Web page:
KDE Ships Second Beta of Next Generation Plasma Workspace
June 10, 2014. KDE today releases the second Beta version of the next-generation Plasma workspace. The Plasma team would like to ask the wider Free Software community to test this release and give any feedback. Plasma 5 provides a visually updated core desktop experience that will be easy and familiar for current users of KDE workspaces or alternative Free Software or proprietary offerings. Plasma 5 is planned to be released in early July.
Changes in Plasma 5
Plasma 5 is an evolutionary release of the popular desktop workspace. While it aims at keeping existing workflows intact, there are some significant improvements worth mentioning.
The new Breeze theme, which is still in its infancy, welcomes the user with a cleaner, modernized user interface, which improves contrast and reduces visual clutter throughout the workspace. Stronger reliance on typography, and vertical lists instead of horizontal ones go together with flatter UI elements and improved contrast to improve the ease of use. Breeze being a new artwork concept, it is only starting to show its face. A theme for the workspace components is already available, theming of traditional widgets is under way, and the work on a new icon theme has commenced. The migration to a fully Breeze-themed workspace will be a gradual one, with its first signs showing up in Plasma 5.0.
Plasma 5 brings a greater level of flexibility and consistency to core components of the desktop. The widget explorer, window and activity switcher now share a common interaction scheme through the use of the new-in-Plasma-5 Look and Feel package, which allows swapping these parts of the user experience in and out as a whole. The Plasma 5 workspace shell is able to load and switch between user experience for a given target device, introducing a truely convergent workspace shell. The workspace demonstrated in this pre-release is Plasma Desktop. It represents an evolution of known desktop and laptop paradigms. A tablet-centric and mediacenter user experience are under development as alternatives. While Plasma 5 will feel familiar, users will notice a more modern workspace.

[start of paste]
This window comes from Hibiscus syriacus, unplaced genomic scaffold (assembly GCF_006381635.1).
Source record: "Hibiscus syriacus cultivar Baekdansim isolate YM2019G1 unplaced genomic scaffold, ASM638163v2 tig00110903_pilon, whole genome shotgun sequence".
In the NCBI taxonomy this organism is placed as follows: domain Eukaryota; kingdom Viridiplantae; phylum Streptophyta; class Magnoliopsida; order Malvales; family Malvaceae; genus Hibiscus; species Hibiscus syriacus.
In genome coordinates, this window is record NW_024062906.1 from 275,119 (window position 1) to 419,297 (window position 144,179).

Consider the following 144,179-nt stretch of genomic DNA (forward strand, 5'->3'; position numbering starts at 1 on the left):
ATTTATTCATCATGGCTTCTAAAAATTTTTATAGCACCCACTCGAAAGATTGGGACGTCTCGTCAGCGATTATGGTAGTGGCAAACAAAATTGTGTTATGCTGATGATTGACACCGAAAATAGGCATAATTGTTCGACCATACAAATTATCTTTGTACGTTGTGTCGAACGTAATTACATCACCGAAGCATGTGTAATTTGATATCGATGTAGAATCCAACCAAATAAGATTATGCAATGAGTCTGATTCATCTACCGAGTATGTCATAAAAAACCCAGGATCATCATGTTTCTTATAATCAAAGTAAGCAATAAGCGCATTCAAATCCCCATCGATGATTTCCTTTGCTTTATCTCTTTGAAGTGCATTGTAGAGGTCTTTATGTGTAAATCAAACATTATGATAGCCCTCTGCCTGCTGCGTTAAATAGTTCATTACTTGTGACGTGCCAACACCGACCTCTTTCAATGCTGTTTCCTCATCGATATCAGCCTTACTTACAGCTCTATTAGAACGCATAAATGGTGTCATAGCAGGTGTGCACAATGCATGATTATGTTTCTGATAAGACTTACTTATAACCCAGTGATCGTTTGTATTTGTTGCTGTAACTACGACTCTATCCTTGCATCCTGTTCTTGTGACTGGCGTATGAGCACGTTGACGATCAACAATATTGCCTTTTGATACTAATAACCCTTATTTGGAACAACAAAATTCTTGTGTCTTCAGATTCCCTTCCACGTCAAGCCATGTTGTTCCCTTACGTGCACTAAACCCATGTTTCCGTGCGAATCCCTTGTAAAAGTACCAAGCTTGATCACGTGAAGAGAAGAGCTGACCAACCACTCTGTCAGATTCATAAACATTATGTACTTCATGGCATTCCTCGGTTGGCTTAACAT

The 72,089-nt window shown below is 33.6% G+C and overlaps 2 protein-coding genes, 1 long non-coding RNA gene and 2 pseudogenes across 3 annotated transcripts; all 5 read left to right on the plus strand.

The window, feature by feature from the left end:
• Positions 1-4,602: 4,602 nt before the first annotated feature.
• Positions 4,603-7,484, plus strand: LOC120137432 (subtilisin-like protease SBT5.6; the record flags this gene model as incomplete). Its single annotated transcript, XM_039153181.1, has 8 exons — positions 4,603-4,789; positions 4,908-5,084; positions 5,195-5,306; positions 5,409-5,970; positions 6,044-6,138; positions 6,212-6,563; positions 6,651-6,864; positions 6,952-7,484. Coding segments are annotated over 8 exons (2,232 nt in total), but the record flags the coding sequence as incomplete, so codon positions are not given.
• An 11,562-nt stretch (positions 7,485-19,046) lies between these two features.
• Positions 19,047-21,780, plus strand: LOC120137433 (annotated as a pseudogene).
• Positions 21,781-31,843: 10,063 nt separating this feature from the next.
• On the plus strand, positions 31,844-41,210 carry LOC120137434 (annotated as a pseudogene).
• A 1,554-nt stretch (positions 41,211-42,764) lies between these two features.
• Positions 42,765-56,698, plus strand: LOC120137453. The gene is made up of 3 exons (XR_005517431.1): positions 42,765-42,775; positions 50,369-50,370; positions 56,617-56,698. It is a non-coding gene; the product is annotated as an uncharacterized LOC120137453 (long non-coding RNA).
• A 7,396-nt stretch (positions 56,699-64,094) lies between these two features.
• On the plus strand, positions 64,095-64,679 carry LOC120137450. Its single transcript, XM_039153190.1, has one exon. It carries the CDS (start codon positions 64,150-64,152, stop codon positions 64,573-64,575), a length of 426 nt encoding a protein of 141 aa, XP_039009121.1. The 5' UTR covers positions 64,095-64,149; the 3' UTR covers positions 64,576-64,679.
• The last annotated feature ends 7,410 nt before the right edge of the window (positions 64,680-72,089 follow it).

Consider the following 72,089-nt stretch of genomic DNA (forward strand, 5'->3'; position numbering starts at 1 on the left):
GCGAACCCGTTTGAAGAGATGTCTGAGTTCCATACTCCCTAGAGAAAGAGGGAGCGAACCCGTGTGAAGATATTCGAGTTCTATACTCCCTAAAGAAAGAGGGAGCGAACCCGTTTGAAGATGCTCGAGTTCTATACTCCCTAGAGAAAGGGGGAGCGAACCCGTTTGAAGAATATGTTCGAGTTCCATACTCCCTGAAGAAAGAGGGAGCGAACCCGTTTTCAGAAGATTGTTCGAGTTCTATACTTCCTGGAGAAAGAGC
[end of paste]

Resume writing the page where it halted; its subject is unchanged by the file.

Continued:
Since the first beta release, a wide range of changes has been made. In the workspace components itself, more than 150 bugs have been fixed, with many fixes across the stack. Plasma 5.0 Beta 2 has increased the minimal Qt dependency to 5.3, in order to require a number of improvements which have been made upstream in Qt. Some missing functions, which were lacking proper solutions have been restored. The developer team has also settled on a version number scheme where the first release will be version 5.0 and the family is called Plasma 5.
Plasma 5 runs on top of a fully hardware-accelerated graphics stack, using Qt 5, QML 2 and an OpenGL(-ES) scenegraph to deliver graphics onto the users' screens. This allows the rendering to be faster, more efficient, less power-hungry and enables a smoother user experience by freeing up resources of the system processor. Plasma 5 completes the migration of the workspace to Qt Quick that has begun in earlier releases.
Plasma 5 is the first complex codebase to transition to KDE Frameworks 5, which is a modular evolution of the KDE development platform into leaner, less interdependent libraries.
Ready for testing, not production
As a Beta release, this pre-release is not suitable for production use. It is meant as a base for testing and gathering feedback to ensure that the initial stable release of Plasma 5 in July will be a smooth ride for everybody involved and lay a stable foundation for future versions. Plasma 5 is intended for end users, but will not provide feature parity with the latest 4.x release, which will come in follow-up version. The team is concentrating on the core desktop features first, instead of trying to transplant every single feature into the new workspaces. The feature set presented in Plasma 5.0 will suffice for most users, though some might miss a button here and there. This is not because the Plasma team wants to remove features, but simply that not everything has been done yet. Of course, everybody is encouraged to help bringing Plasma back to its original feature set and beyond.